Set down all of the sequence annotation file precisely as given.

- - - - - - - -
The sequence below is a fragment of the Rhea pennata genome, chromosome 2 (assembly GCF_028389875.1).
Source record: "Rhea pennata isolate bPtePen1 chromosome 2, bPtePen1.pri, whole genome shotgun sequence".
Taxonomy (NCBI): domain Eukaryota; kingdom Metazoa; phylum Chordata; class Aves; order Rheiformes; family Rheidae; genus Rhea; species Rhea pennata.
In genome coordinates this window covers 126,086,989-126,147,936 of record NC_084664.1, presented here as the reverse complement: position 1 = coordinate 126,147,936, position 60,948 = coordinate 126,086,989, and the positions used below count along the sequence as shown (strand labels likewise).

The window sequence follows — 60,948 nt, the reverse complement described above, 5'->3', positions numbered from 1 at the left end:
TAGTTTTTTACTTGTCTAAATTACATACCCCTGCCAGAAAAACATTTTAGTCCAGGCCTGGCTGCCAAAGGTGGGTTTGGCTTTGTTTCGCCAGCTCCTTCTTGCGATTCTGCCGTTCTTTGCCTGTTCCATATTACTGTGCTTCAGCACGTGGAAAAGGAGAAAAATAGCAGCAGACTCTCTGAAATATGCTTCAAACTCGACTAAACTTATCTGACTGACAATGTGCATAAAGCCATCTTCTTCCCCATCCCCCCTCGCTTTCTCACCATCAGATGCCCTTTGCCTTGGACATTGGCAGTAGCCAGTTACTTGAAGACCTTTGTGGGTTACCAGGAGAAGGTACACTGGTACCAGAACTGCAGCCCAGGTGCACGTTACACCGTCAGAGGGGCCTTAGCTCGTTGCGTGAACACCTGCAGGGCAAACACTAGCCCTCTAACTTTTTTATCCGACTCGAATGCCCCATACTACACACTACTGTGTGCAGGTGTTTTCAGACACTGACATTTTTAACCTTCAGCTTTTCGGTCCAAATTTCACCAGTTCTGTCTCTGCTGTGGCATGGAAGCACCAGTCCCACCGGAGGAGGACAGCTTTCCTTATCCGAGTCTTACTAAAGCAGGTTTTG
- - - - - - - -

The sequence below is a fragment of the Rhea pennata genome, chromosome 2 (assembly GCF_028389875.1).
Source record: "Rhea pennata isolate bPtePen1 chromosome 2, bPtePen1.pri, whole genome shotgun sequence".
Taxonomy (NCBI): domain Eukaryota; kingdom Metazoa; phylum Chordata; class Aves; order Rheiformes; family Rheidae; genus Rhea; species Rhea pennata.
In genome coordinates this window covers 126,086,989-126,147,936 of record NC_084664.1, presented here as the reverse complement: position 1 = coordinate 126,147,936, position 60,948 = coordinate 126,086,989, and the positions used below count along the sequence as shown (strand labels likewise).

The window sequence follows — 60,948 nt, the reverse complement described above, 5'->3', positions numbered from 1 at the left end:
TAGTTTTTTACTTGTCTAAATTACATACCCCTGCCAGAAAAACATTTTAGTCCAGGCCTGGCTGCCAAAGGTGGGTTTGGCTTTGTTTCGCCAGCTCCTTCTTGCGATTCTGCCGTTCTTTGCCTGTTCCATATTACTGTGCTTCAGCACGTGGAAAAGGAGAAAAATAGCAGCAGACTCTCTGAAATATGCTTCAAACTCGACTAAACTTATCTGACTGACAATGTGCATAAAGCCATCTTCTTCCCCATCCCCCCTCGCTTTCTCACCATCAGATGCCCTTTGCCTTGGACATTGGCAGTAGCCAGTTACTTGAAGACCTTTGTGGGTTACCAGGAGAAGGTACACTGGTACCAGAACTGCAGCCCAGGTGCACGTTACACCGTCAGAGGGGCCTTAGCTCGTTGCGTGAACACCTGCAGGGCAAACACTAGCCCTCTAACTTTTTTATCCGACTCGAATGCCCCATACTACACACTACTGTGTGCAGGTGTTTTCAGACACTGACATTTTTAACCTTCAGCTTTTCGGTCCAAATTTCACCAGTTCTGTCTCTGCTGTGGCATGGAAGCACCAGTCCCACCGGAGGAGGACAGCTTTCCTTATCCGAGTCTTACTAAAGCAGGTTTTG